It’s common knowledge that keywords are essential to any website copy. They constitute the terms that users type in the search bar to find answers to their questions or find products and services tailored to their needs. So, when writing, we need to ensure that these keywords and their variations are incorporated into the relevant pages of our site. Failing to do so will result in missing out on the precious targeted and quality traffic you’re after.
Keyword stuffing was once, a relatively successful SEO strategy, but we highly recommend leaving this tactic in the early 2000s where it belongs. . However, today it’s a terrible thing to do! Including a keyword into your copy too often can cause the piece of content to be removed from SERPs altogether.
There’s no outsmarting Google, whose Crawlers can recognize the practice and are penalising it. Remember that successful SEO takes into account both parties: real readers and AI, and as technology evolves, algorithms focus on providing the best experience for users.
So, flooding a copy with the same words is spammy, unnatural and boring. But, how to know if your content falls into that category? Well, best practice suggests sticking to the ‘less than 2%’ rule when it comes to keyword density. In other words, the number of times the term appears in the content divided by the total number of words should aim to not exceed 2%. No formula is a match for simple human instinct though, because context, relevance and great writing are way more important than keywords.
To get the most out of keywords the phrases you’re targeting, you need original content that satisfies a searcher query. Getting help from a professional SEO copywriter will ensure you get the balance just right and produce highly optimised content that drives organic traffic, entertains and informs the reader.
Google gives guidance on creating quality content around specific terms and mentions that websites should “focus on creating useful, information-rich content that uses keywords appropriately and in context”.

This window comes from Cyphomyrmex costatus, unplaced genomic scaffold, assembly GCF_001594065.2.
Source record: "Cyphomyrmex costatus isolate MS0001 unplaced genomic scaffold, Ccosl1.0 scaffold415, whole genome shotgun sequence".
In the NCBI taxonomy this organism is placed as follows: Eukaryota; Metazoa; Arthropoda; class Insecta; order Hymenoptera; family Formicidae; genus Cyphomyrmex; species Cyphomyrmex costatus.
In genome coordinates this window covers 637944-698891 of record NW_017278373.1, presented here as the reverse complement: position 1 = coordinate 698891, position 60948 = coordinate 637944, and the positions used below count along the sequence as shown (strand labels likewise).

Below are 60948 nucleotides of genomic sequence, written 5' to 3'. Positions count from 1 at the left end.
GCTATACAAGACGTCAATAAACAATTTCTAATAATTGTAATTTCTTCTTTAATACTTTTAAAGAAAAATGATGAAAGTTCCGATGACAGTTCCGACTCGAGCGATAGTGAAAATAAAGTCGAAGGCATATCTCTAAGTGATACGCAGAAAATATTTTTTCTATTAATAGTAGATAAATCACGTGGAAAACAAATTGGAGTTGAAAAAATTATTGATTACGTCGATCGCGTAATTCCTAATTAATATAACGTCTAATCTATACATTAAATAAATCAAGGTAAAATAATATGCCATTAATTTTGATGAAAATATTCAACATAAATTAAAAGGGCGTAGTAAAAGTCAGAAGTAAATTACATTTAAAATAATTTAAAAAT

The first step is to identify your keywords. There are plenty of tools that allow you to discover search volumes behind search terms with reasonable accuracy. Google’s Keyword Planner tool is a great, freeway to determine your target keywords. You can still access it without a Google ads account, although the data will be a little less precise. Paid tools like SEMrush offer a very comprehensive platform to tap into. You can find many free tools for this purpose like Wordtracker, Google Trends, Keyword Tool Dominator or AnswerThe Public, although some of them may have a daily search limit.
A good starting point is thinking about terms related to your industry, your business and products/services, but remember that usually the higher the search volume, the tougher the competition! One way to overcome this is to target search terms with less volume as they tend to generate results faster with the right approach. Targeting various keywords with smaller volume can sometimes be a more fruitful strategy. What matters the most here is that doing your research will help drive results.
You can tap into many keyword types, keeping in mind that the more specific, the better. This is especially the case for pages deeper within the site architecture, like product pages.